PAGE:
Karina has the honors of posting the first College Connect blog entry for the new school year! Read about her journey and any tips she may have!
My name is Karina Belberska and I am apart of the second cohort of College Connect :).
I am currently doing an extra semester at Colby-Sawyer College which is in New Hampshire, thus making me a super-senior. I majored in public health and I was on the premedical track up until last year. I thought I wanted to be a doctor, but the more I looked into nursing, I realized that it was a passion of mine. The majority of public health classes were taught by nursing professors and they encouraged us to seek prevention at first and control of the disease discussed at hand. It wasn’t until I started volunteering at the local hospital that I realized that nursing will allow me to better serve the community I am interested in: low-income population in medically underserved communities.
It is crucial to ask your professors for help. I remember, how when I decided to finally go for nursing, I was really confused as to where I should be looking for the information I needed in order to apply and get all the documents needed. Last year I had my four year thesis class, called capstone, with the chair of the department of nursing and she was extremely helpful in guiding me as to where I have to start my research. I decided to go for an entry-level masters of nursing, instead of an accelerated bachelors of nursing program. I realized that my background in public health would be very helpful for my management position as a nurse in the future.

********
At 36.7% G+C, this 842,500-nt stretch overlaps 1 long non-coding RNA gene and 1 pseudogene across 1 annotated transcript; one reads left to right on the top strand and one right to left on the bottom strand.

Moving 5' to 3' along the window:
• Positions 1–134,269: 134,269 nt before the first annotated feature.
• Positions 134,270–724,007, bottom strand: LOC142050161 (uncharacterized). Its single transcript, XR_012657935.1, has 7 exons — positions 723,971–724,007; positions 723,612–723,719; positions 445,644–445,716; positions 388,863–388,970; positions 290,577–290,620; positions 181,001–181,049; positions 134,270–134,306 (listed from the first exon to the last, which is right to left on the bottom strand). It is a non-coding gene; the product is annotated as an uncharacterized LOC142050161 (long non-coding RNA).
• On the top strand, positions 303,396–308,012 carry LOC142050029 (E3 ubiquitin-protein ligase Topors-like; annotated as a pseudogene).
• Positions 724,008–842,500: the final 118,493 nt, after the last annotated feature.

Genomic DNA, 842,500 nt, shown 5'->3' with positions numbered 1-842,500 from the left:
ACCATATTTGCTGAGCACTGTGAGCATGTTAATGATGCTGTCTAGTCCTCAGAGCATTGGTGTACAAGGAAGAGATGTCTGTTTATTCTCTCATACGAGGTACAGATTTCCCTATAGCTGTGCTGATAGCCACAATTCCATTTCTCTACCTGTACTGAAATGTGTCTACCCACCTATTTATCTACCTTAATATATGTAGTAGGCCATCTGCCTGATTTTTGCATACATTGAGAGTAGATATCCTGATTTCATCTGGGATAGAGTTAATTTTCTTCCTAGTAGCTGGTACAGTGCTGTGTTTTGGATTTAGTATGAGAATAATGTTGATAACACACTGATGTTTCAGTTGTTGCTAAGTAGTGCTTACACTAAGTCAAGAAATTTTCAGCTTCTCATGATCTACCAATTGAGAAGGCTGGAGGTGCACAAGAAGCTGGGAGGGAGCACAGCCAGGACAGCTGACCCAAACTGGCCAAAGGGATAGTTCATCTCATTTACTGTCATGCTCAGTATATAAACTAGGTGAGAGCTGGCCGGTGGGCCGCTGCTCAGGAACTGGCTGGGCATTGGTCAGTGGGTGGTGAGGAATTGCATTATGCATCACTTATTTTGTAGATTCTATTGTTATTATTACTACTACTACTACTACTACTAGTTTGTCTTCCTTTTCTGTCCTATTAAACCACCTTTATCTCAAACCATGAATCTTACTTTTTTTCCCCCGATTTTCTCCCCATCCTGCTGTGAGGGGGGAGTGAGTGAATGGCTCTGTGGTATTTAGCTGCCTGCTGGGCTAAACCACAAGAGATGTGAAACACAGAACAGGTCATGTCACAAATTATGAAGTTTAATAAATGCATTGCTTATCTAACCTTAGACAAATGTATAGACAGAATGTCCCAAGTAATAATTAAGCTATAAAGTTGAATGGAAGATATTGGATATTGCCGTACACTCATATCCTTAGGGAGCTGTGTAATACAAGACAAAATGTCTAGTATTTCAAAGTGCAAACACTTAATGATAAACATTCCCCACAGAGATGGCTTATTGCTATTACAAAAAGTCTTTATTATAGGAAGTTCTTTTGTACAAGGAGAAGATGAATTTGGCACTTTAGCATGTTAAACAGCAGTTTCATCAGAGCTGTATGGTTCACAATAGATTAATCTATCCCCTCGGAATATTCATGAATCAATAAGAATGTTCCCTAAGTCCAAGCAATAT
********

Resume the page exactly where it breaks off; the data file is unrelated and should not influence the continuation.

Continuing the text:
It is really interesting how at the beginning I was just taking classes that I was either interested in, or that were required of my major and I did not find the link between them. However, now that I am finishing my classes and am searching for graduate school I am able to link public health and nursing.
Above all, I encourage you to not only take various classes that are completely unrelated to you major, but to not be afraid to ask your professors about the various routes they have gone through to get to where they are now. Some of them would tell you that they had a completely different idea of what things would have looked in the future, which is exactly what is happening to me. You never know what kind of useful advice will come out of a random conversation or meeting with a professor. I was trying to add a class that would push me over 18 credits (the normal amount of credits) and it wasn’t being covered by my scholarship from the college. Fortunately I was visiting one of my previous professors and she helped me talk with the registrar to not bill me for the extra 2 credits. If it wasn’t for that professor, I would not have been able to add this class, which is a requirement for nursing graduate school.
-Karina, Cohort 2